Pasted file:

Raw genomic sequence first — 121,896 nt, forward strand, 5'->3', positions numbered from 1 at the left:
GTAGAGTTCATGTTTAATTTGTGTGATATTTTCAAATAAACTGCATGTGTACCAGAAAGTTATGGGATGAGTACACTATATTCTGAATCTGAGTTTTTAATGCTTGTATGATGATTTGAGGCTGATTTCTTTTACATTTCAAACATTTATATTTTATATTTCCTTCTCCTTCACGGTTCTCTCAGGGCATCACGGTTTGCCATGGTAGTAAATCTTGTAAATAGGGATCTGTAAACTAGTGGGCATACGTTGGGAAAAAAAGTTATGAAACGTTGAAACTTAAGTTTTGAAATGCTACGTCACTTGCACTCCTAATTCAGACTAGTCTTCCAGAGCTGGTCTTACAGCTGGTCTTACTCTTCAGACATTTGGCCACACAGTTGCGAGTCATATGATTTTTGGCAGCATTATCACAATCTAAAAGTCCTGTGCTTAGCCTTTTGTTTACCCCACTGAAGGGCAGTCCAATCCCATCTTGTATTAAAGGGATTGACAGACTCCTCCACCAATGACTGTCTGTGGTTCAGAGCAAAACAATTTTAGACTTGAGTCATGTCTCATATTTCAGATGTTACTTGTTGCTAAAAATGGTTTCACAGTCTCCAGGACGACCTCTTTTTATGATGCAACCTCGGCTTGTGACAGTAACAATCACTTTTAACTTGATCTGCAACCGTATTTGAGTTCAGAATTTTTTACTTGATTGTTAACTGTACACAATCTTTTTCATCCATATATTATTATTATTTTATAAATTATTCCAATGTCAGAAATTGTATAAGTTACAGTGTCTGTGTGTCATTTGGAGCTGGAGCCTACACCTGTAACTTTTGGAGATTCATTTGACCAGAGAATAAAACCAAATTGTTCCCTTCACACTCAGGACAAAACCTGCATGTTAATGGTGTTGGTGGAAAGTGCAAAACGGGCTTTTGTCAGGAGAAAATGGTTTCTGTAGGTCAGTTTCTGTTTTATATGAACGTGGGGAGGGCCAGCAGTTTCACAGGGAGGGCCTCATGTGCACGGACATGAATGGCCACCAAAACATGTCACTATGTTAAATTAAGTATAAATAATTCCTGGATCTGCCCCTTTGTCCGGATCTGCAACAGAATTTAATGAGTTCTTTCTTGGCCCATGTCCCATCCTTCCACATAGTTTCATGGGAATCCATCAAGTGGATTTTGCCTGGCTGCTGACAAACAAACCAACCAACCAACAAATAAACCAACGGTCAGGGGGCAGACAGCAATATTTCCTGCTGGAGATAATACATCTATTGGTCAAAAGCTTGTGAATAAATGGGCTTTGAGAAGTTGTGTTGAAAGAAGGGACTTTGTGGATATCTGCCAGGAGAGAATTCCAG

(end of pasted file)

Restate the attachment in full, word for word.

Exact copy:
Raw genomic sequence first — 121,896 nt, forward strand, 5'->3', positions numbered from 1 at the left:
GTAGAGTTCATGTTTAATTTGTGTGATATTTTCAAATAAACTGCATGTGTACCAGAAAGTTATGGGATGAGTACACTATATTCTGAATCTGAGTTTTTAATGCTTGTATGATGATTTGAGGCTGATTTCTTTTACATTTCAAACATTTATATTTTATATTTCCTTCTCCTTCACGGTTCTCTCAGGGCATCACGGTTTGCCATGGTAGTAAATCTTGTAAATAGGGATCTGTAAACTAGTGGGCATACGTTGGGAAAAAAAGTTATGAAACGTTGAAACTTAAGTTTTGAAATGCTACGTCACTTGCACTCCTAATTCAGACTAGTCTTCCAGAGCTGGTCTTACAGCTGGTCTTACTCTTCAGACATTTGGCCACACAGTTGCGAGTCATATGATTTTTGGCAGCATTATCACAATCTAAAAGTCCTGTGCTTAGCCTTTTGTTTACCCCACTGAAGGGCAGTCCAATCCCATCTTGTATTAAAGGGATTGACAGACTCCTCCACCAATGACTGTCTGTGGTTCAGAGCAAAACAATTTTAGACTTGAGTCATGTCTCATATTTCAGATGTTACTTGTTGCTAAAAATGGTTTCACAGTCTCCAGGACGACCTCTTTTTATGATGCAACCTCGGCTTGTGACAGTAACAATCACTTTTAACTTGATCTGCAACCGTATTTGAGTTCAGAATTTTTTACTTGATTGTTAACTGTACACAATCTTTTTCATCCATATATTATTATTATTTTATAAATTATTCCAATGTCAGAAATTGTATAAGTTACAGTGTCTGTGTGTCATTTGGAGCTGGAGCCTACACCTGTAACTTTTGGAGATTCATTTGACCAGAGAATAAAACCAAATTGTTCCCTTCACACTCAGGACAAAACCTGCATGTTAATGGTGTTGGTGGAAAGTGCAAAACGGGCTTTTGTCAGGAGAAAATGGTTTCTGTAGGTCAGTTTCTGTTTTATATGAACGTGGGGAGGGCCAGCAGTTTCACAGGGAGGGCCTCATGTGCACGGACATGAATGGCCACCAAAACATGTCACTATGTTAAATTAAGTATAAATAATTCCTGGATCTGCCCCTTTGTCCGGATCTGCAACAGAATTTAATGAGTTCTTTCTTGGCCCATGTCCCATCCTTCCACATAGTTTCATGGGAATCCATCAAGTGGATTTTGCCTGGCTGCTGACAAACAAACCAACCAACCAACAAATAAACCAACGGTCAGGGGGCAGACAGCAATATTTCCTGCTGGAGATAATACATCTATTGGTCAAAAGCTTGTGAATAAATGGGCTTTGAGAAGTTGTGTTGAAAGAAGGGACTTTGTGGATATCTGCCAGGAGAGAATTCCAG